Greg Neise

Latest posts by Greg Neise (see all)

  • bledsoe

    Watch out for Gray-tailed Tattler.

  • Alan Wormington

    There is actually a 3rd record for Ontario: June 1977.

    And also a record for Churchill, Manitoba: June 1981.

  • http://profile.typepad.com/6p0162fbe96abd970d Greg Neise

    Alan, thanks. It’s really difficult to gather old records for posts like this quickly.
    -greg

  • http://nature-allybeautiful.blogspot.com/ Debbie Miller @HooootOwl

    Congratulations to Matt and Steve for finding and photographing this exciting siting and state record. Thank you too Greg for your fast updates and posts, it was exciting reading them, and learning about this species.

Birders know well that the healthiest, most dynamic choruses contain many different voices. The birding community encompasses a wide variety of interests, talents, and convictions. All are welcome.
If you like birding, we want to hear from you.
Read More »

Recent Comments

  • Steve Arena, in The ABA Needs Your NWR Birding Photos!... { Female Least Bittern wing flicking while hunting; https://www.flickr.com/photos/pokedaddy/19421400216/in/photostream/ Photographed 05 July 2015, GMNWR, Concord Impoundments, Concord, Middlesex County, Massachusetts Male Least Bittern in flight https://www.flickr.com/photos/pokedaddy/18801591562/in/album-72157629831020551/... }
  • Amy K, in Rare Bird Alert: July 24, 2015... { Just one BBWD in Indiana, not a pair }
  • Nathan Hentze, in The How and Why of Urban Cooper's Hawks... { A different look at urban Cooper's Hawks, this time in Vancouver BC and focusing on toxicology, found what is being touted as the most polluted... }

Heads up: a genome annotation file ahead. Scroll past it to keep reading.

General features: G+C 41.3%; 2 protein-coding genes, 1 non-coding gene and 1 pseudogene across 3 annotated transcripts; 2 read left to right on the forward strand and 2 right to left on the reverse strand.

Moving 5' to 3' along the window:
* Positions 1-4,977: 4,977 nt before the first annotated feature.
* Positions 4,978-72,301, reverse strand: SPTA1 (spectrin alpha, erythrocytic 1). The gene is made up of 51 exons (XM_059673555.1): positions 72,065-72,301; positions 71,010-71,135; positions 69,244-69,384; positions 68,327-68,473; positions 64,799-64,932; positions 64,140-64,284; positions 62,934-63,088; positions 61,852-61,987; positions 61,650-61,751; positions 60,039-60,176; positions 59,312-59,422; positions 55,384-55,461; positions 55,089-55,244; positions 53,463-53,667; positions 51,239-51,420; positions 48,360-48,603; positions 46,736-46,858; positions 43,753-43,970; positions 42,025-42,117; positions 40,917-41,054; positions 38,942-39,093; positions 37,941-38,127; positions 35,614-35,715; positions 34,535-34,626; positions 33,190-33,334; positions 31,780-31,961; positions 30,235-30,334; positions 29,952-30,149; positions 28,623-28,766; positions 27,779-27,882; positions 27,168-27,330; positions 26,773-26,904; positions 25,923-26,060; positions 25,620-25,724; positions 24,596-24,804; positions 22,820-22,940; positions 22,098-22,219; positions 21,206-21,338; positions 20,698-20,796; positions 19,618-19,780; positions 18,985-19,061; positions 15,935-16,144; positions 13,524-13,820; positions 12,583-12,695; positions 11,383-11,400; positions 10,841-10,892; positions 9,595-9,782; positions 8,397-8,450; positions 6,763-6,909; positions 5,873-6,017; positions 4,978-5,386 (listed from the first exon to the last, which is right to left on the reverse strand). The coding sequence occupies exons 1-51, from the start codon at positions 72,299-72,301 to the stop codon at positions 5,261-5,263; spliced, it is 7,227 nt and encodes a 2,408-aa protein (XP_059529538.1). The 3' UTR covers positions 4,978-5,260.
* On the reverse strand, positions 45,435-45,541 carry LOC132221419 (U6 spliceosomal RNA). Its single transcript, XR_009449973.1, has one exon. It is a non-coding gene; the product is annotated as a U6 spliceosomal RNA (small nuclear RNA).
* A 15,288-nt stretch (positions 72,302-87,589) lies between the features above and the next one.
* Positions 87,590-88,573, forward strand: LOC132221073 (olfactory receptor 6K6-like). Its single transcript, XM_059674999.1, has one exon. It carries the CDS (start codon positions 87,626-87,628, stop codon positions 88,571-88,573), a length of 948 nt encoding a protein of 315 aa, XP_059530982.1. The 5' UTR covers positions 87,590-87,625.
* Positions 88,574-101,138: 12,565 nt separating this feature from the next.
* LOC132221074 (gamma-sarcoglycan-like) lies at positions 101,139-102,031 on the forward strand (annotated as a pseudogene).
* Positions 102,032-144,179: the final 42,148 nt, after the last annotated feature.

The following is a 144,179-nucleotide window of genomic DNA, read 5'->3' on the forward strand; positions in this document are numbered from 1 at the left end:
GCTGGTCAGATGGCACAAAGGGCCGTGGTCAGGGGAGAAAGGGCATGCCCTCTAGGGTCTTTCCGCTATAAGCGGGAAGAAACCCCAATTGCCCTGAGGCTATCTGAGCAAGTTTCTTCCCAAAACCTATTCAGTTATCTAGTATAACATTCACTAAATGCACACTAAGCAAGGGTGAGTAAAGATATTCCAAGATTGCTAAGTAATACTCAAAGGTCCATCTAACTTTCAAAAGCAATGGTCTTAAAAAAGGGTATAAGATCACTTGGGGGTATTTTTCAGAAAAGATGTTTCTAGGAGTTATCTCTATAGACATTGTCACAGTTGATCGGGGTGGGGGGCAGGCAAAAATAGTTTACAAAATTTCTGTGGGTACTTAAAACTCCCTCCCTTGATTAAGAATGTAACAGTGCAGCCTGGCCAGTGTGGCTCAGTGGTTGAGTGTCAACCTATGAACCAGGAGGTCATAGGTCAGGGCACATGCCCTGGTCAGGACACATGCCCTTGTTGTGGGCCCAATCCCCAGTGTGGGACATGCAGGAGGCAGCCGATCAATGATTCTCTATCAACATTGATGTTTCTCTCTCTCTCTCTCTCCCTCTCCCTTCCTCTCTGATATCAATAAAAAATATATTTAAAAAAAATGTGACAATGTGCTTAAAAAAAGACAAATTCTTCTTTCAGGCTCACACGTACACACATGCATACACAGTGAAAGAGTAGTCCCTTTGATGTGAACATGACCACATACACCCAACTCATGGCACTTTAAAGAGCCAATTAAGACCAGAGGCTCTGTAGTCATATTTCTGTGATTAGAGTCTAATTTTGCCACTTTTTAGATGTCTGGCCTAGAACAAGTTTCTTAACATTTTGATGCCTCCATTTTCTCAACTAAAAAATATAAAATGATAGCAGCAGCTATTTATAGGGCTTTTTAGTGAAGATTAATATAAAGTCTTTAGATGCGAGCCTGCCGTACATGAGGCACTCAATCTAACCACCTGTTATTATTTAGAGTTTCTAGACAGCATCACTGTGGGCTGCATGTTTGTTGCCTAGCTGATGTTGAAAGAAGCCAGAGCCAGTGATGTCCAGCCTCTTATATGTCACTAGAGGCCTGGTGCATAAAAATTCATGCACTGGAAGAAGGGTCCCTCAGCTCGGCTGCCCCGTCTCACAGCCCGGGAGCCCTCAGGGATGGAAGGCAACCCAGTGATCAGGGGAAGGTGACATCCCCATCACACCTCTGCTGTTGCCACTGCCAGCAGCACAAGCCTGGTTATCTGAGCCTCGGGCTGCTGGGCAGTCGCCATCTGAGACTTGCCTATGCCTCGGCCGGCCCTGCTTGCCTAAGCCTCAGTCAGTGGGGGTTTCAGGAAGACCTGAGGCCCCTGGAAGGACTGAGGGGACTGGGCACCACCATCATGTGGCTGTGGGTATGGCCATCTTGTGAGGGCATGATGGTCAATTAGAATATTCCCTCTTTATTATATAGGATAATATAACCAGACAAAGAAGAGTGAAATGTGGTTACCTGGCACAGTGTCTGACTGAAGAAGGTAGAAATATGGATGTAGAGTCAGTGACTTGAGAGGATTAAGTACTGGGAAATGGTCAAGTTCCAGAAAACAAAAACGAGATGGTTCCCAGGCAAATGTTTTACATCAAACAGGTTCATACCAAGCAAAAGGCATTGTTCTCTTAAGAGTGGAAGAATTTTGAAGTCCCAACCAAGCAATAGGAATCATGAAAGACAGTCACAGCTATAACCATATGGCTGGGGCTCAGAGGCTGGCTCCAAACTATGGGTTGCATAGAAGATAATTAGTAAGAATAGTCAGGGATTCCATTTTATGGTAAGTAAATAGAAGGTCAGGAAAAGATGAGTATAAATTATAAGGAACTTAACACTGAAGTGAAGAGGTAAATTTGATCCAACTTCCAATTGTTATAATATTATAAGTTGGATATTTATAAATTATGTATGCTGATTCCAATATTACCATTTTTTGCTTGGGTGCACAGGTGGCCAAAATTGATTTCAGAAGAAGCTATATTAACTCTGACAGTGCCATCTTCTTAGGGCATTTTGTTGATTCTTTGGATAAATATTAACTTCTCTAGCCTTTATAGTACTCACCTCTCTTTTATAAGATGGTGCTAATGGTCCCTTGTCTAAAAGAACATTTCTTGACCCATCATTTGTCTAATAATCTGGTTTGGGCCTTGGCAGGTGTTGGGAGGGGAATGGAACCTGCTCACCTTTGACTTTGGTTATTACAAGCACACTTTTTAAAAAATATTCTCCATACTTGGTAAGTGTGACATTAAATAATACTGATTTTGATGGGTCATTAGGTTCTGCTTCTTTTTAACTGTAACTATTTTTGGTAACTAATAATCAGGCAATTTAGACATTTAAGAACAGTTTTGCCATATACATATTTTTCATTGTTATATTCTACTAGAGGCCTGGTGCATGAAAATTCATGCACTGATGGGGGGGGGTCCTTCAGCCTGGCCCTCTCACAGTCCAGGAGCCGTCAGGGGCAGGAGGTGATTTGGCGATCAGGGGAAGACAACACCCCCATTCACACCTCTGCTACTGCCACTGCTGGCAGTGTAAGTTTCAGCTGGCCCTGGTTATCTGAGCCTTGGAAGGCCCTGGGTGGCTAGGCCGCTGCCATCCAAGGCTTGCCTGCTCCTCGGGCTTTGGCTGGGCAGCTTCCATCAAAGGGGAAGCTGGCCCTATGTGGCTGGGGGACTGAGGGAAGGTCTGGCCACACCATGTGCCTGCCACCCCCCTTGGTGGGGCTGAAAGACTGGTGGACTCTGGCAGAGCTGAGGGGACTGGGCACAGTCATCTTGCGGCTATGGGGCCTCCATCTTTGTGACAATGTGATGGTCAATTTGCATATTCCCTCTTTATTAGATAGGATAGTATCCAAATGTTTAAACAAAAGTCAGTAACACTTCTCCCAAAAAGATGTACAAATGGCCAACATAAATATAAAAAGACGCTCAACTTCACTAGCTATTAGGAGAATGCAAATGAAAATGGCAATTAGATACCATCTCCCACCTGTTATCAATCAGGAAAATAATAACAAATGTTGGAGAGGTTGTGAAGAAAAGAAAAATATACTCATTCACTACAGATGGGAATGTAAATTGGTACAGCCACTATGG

• Rick Wright, in The How and Why of Urban Cooper's Hawks... { I'll be interested to see how the results complement and compare with this 12-year study conducted in urban Tucson: http://ag.arizona.edu/~steidl/files/pdfs/Mannan%20et%20al.%202008%20Urban%20Ecosystems.pdf }
  • Lynn, in Considering Killdeers and Collared Doves... { Just now - a Rufous Hummingbird at my flowers on my Anchorage porch! A non-rare rarity, I guess. }
  • Older »

Categories

Authors

Archives

via email

Enter your email address to subscribe to this blog and receive notifications of new posts by email.

  • What exactly is a field notebook? Part 4 of 5. July 29, 2015 3:51
    Fact: Careful observations and sketches help you really learn birds. […]
  • What exactly is a field notebook? Part 3 of 5. July 28, 2015 3:44
    It’s all very well showing some of my notes from recent years (Part 2), when I’m an experienced birder, but what did my notes look like when I was a teenager? It’s pretty clear, however, that I wouldn’t have come close to winning any Young Birder of the Year field notebook competition! […]
  • What exactly is a field notebook? Part 2 of 5. July 27, 2015 3:31
    A field notebook is, well, what it says: a notebook you carry in the field (in my case, 24/7 in my pocket, with 2 pens), where you can write down birds as you see them. It’s the raw data of your field journal. […]

Follow ABA on Twitter